The Blinders return after flirting with the mainstream on City We Call Love, with a cracking cover of The Bunnymen’s cherished tune The Killing Moon, have a new EP to follow with a special launch at Night n Day and will also hit the road with The Cribs next year. Now that’s a double bill to sell yer Gran for. Read on…
The Blinders have released a cover of the The Killing Moon by Echo & the Bunnymen. The track and video were recorded at Parr Street Studios in Liverpool; the same studio the Bunnymen recorded the original track. The Blinders have delivered an exceptional homage to one of their major influences with The Killing Moon.
Regarding the song, vocalist and guitarist Thomas Haywood says, “You attach yourself to particular songs and marry them with moments of your own life. It’s a collective favourite of the band and one of the best songs that’s ever been written.”
“We recorded it live at Parr Street in Liverpool, which was the same studio Echo & the Bunnymen recorded the original song. That made it even more special. I hope we didn’t butcher it! We always wanted to get in there and do something. It’s since then been shut down so we’re pleased we got this one in the bag.”
Last month The Blinders released their new single City We Call Love, the potent track has been quick to prove a radio hit and has been heavily supported by Radio 1 (Jack Saunders, Clara Amfo) and BBC 6Music (Steve Lamacq, Chris Hawkins), while also receiving great critical praise from the likes of The New Cue, Gigwise and more.
City We Call Love features an expansive landscape full of abrasive guitars, pulsating basslines, bright synthesiser flourishes and dynamic brazen vocals. It is accompanied by a gloriously passionate video, which sees the newly expanded five-piece explore their broadened range of instrumentation with effortless skill.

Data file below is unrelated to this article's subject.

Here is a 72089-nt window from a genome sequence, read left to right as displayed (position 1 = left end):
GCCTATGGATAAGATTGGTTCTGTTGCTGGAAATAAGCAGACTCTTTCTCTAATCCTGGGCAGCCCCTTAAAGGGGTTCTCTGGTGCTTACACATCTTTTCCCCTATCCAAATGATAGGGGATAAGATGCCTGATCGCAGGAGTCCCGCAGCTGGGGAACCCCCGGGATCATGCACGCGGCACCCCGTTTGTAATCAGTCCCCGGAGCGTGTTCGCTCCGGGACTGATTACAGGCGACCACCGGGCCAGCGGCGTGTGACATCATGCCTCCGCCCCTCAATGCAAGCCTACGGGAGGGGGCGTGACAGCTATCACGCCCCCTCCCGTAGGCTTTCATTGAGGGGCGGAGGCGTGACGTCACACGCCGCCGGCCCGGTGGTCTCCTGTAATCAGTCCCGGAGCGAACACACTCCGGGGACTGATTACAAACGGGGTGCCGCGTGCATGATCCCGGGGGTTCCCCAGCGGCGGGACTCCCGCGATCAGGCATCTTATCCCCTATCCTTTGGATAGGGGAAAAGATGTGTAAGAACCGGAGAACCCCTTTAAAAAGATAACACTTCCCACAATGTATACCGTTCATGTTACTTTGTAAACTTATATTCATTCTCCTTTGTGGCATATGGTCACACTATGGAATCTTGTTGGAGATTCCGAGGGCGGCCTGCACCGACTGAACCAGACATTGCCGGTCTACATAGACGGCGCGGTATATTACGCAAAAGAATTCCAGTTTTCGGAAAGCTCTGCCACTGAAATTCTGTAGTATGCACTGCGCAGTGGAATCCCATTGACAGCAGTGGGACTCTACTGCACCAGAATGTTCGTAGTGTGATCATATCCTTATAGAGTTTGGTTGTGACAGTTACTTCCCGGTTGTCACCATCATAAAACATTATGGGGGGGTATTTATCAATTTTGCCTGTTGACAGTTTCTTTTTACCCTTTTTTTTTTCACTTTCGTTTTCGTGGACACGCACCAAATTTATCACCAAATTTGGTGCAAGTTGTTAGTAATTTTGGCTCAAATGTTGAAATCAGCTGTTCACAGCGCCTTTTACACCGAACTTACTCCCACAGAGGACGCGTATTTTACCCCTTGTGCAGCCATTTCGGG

The new song is taken from The Blinders forthcoming EP Electric Kool-Aid (Part 1), a five-track collection of dark brilliance, out on Jan 14th, ahead of the band hitting the road with The Cribs for a full UK tour in March. To celebrate the release of the EP the band will be playing an intimate show at Manchester’s Night & Day on January 15th. Tickets are available here.
Electric Kool-Aid (Part 1) is a fiery yet emotive EP, its psychedelic-infused indie-rock plays like a cross between IDLES, Psychedelic Porn Crumpets and Arctic Monkeys. Thomas Haywood’s lyrics range from the visceral bite of a generation of political frustration with tracks such as The Writer, to his most sensitive songwriting yet with close examinations on love with the likes of Barefoot Across Your Water and Hate To See You Tortured.
Speaking about the new EP, vocalist and guitarist Thomas Haywood states, “The EP title came from one of many jam sessions that took up our time during lockdown, the long title being John Hall’s Electric Kool-Aid Acid Militia… but that doesn’t quite have the same ring does it?”
“Pretty much all the songs came from some form of jam state. We’d record everything in the rehearsal room and I’d go home and listen back, choose the best parts and write lyrics to them. I’d bring it back to the band and we’d play it to death… constantly cutting down and layering as we go along. Nothing is accidental this time round. Everything is on purpose. The songs have been crafted meticulously.”
“We’re a five-piece now instead of a three. It takes care of our previous limitations and is probably the best decision we’ve made. It’s also the best stuff we’ve written.“
Electric Kool-Aid EP – Part One: track listing
Barefoot Across Your Water
City We Call Love
Hate To See You Tortured
EP RELEASE SHOW: MANCHESTER, NIGHT & DAY – JAN 15TH
Tickets are available now here
The Blinders have also been announced as the Special Guests on The Cribs upcoming UK tour. Dates are as follows:
Tues 1st: Birmingham O2 Institute
Weds 2nd: Norwich Waterfront
Fri 4th: Sheffield Academy
Sun 6th: Manchester Academy
Tues 8th: Newcastle Boiler Shop
Weds 9th: Glasgow SWG3
Fri 11th: London Roundhouse
Sat 12th: Brighton Chalk
Sun 13th: Bristol Marble Factory
Tickets are available now here
Foreword by Wayne Carey, Reviews Editor for Louder Than War. His author profile is here